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Press Releases 2005

Autodesk Grant of Expensive, High-End Software Enables Science Education Charity to Conduct a Unique Contest to Benefit K-12 Science Students (November 29, 2005)

New Computer Science Interest Area Page Available (November 21, 2005)

New Sports Science Pages Feature Project Ideas for Sports-Minded Students

Learn the Dos and Don'ts of Display Board Preparation on Our Updated Resource Pages

Discover the Secrets of Success at Top Science Competitions

Best Genomics Presentation Competition Announced for 2005-2006 School Year (November 3, 2005)

Science Buddies to Expand Internet Science Education Program with $50,000 Toyota USA Foundation Award

Science Buddies Expands Education Efforts with New Hire (August 30, 2005)

Science Buddies Win Top Awards at Intel International Science & Engineering Fair

Blog from Intel Science Talent Search

Science Buddies Mentors Score Big in National Science Competitions

Molecular Sciences Institute Triples Award for Genomics Projects to $750

Science Buddies Advisors Make Headlines with Bird Migration Discovery



Autodesk Grant of Expensive, High-End Software Enables Science Education Charity to Conduct a Unique Contest to Benefit K-12 Science Students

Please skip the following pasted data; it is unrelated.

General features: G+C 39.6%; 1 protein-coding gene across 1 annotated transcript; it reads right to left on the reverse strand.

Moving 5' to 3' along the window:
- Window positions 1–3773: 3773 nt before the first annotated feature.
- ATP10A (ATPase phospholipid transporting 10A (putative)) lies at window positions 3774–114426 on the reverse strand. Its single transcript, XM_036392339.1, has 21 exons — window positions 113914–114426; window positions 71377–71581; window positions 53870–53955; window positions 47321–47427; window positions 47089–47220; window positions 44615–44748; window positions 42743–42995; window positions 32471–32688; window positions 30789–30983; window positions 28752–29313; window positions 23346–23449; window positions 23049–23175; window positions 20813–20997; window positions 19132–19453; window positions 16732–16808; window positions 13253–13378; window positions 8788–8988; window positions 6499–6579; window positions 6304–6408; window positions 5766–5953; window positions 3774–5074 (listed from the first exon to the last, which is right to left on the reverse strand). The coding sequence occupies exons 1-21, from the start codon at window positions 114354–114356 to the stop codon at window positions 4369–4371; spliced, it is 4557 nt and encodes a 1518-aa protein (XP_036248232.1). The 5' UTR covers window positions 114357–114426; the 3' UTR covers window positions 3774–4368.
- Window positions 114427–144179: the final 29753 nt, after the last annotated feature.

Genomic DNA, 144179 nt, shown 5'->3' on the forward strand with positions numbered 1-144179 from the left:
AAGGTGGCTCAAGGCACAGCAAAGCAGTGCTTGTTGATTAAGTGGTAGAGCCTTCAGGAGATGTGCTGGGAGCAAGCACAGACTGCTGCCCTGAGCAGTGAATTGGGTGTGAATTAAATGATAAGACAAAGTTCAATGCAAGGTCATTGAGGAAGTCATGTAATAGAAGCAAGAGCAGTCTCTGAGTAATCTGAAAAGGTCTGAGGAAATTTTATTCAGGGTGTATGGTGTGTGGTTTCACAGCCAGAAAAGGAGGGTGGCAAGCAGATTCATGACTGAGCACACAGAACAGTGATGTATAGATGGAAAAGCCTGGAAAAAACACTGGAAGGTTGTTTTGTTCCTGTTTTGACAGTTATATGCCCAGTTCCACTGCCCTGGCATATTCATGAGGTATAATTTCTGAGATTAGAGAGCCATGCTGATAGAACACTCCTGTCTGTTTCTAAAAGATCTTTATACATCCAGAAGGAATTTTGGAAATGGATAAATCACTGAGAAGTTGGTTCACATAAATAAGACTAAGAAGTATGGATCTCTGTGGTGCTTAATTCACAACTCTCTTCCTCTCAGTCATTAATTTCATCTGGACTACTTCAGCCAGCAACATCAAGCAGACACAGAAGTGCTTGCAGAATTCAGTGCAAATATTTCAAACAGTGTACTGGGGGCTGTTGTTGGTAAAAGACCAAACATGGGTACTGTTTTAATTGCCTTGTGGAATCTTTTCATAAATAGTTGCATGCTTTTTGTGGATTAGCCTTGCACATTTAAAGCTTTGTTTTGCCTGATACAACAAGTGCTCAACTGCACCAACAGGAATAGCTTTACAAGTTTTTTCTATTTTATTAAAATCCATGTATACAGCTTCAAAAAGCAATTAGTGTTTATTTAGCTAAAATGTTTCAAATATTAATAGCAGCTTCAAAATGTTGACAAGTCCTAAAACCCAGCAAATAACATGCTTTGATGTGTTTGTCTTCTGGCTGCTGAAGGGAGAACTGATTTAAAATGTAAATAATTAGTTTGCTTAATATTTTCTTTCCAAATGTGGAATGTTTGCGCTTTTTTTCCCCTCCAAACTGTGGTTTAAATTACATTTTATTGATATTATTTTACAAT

(November 29, 2005) Science Buddies is currently conducting a contest for the best Starter Kit covering topics in a variety of technical fields. Through a generous donation by Autodesk, Inc., Science Buddies is able to offer the grand prize winner his or her choice of either Autodesk AutoCAD 2006 or Autodesk 3 ds max, which have approximate retail values of $3,750 and $3,495, respectively. Seven runners-up will also receive prizes. The deadline is April 30, 2006.



New Computer Science Interest Area Page Available

(November 21, 2005) Explore the basics of computer programming on the new Computer Science Interest Area page. Follow the link below to find a set of four different JavaScript projects that together make a good tutorial for getting started at programming. You'll also discover an image file compression project and a project using a cool Java applet for making interactive diagrams to illustrate Geometry proofs (and a tutorial to go along with it).